Since aprotinin interferes with SARS-CoV-2 in therapeutic concentrations and displays more pronounced direct antiviral effects than camostat and nafamostat, it seems to have a greater potential for the treatment of SARS-CoV-2-infected individuals based on our data.
You’d want to be careful with this drug because of its past history, but the authors note that there is actually an aerosol formulation of apronitin that’s been approved in Russia, so that mode of administration looks feasible and might have less systematic risk.
The paper goes on to look at another approved drug that I haven’t seen getting as much attention: omeprazole, the well-known proton pump inhibitor for acid reflux. It has been reported as having some antiviral activity in the past, possibly by increasing the pH in lysosomal compartments. In their assays, it did interfere with viral infection, but at levels too high for realistic human dosing. But here’s the interesting part: they found that simultaneous treatment with omeprazole (at human therapeutic concentrations) increased the activity of apronitin by 2.7 fold and increased the activity of remdesivir by 10-fold. That seems like a very useful observation! As far as I can see, the paper did not check for an interaction of omeprazole and camostat/nafamostat, which would be interesting to know as well. The same group had noted in 2019 that the drug increased the activity of acyclovir against the herpes virus.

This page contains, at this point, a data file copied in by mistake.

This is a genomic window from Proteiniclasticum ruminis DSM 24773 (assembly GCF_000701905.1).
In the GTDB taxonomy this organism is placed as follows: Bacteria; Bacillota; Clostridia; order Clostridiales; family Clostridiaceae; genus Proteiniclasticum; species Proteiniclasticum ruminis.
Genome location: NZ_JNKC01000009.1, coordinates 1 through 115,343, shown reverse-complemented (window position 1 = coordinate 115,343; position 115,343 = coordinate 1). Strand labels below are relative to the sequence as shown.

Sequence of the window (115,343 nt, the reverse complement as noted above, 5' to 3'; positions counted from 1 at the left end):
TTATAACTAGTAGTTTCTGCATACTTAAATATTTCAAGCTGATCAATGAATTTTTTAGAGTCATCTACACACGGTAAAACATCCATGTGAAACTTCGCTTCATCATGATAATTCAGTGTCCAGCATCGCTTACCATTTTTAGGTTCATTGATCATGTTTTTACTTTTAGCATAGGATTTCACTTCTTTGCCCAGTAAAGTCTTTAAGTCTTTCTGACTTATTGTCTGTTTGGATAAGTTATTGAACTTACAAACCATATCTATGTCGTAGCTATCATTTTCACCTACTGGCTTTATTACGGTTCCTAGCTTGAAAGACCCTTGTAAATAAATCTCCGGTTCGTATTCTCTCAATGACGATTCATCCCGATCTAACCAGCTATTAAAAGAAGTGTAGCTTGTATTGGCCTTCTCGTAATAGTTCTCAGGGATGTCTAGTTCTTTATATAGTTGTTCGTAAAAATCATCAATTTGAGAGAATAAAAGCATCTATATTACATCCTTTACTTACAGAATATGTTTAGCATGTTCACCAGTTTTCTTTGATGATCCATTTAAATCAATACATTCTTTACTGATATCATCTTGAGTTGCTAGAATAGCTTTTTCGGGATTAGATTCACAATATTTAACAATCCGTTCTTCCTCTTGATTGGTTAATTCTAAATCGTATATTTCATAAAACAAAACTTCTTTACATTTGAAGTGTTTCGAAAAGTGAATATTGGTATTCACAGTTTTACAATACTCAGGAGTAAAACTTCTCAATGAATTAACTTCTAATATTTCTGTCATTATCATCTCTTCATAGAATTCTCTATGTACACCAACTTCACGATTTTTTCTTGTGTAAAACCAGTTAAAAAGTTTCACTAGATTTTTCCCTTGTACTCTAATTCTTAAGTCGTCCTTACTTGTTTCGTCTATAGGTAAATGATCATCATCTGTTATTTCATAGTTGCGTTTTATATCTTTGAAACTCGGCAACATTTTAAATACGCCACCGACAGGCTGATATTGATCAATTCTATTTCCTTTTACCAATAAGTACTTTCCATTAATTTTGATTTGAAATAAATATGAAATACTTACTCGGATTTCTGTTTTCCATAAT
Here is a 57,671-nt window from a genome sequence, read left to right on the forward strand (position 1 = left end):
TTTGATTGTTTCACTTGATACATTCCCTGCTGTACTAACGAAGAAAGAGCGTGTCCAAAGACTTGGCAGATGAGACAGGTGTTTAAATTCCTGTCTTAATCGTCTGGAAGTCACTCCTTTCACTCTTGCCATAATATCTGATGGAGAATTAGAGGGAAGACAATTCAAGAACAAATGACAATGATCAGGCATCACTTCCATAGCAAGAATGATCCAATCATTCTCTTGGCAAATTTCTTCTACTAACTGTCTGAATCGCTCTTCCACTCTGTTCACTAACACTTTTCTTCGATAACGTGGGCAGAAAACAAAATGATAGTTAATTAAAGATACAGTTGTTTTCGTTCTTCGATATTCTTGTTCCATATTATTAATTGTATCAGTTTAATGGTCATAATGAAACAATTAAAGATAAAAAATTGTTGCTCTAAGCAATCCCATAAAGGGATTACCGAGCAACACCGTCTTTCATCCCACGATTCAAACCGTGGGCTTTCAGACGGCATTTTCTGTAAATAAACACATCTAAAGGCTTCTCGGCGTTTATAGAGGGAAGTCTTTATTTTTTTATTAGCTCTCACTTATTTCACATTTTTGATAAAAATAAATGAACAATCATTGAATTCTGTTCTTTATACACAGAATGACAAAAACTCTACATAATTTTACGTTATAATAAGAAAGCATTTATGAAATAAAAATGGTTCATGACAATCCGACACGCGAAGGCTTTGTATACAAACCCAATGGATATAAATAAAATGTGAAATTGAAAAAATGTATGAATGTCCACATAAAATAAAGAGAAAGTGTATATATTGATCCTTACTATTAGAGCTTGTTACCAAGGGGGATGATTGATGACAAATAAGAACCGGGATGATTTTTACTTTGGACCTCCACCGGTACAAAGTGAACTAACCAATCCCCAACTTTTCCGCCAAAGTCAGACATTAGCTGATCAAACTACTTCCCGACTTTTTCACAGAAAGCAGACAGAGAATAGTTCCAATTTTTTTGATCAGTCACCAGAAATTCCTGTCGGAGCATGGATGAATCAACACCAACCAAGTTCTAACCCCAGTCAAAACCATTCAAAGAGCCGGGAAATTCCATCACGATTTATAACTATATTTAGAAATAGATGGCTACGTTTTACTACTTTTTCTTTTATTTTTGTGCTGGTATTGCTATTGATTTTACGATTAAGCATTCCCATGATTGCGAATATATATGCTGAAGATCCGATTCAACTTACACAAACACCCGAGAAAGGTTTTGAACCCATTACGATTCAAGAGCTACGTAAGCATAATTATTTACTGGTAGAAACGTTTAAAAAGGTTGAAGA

So while we’re still figuring out if remdesivir has efficacy by itself, there’s an opportunity to administer a widely used, well-tolerated drug to give it a better chance. And both the beneficial interaction of omeprazole with apronitin and the earlier acyclovir/herpes result suggests that this could be a more general effect with many other drug candidates, which seems well worth investigating.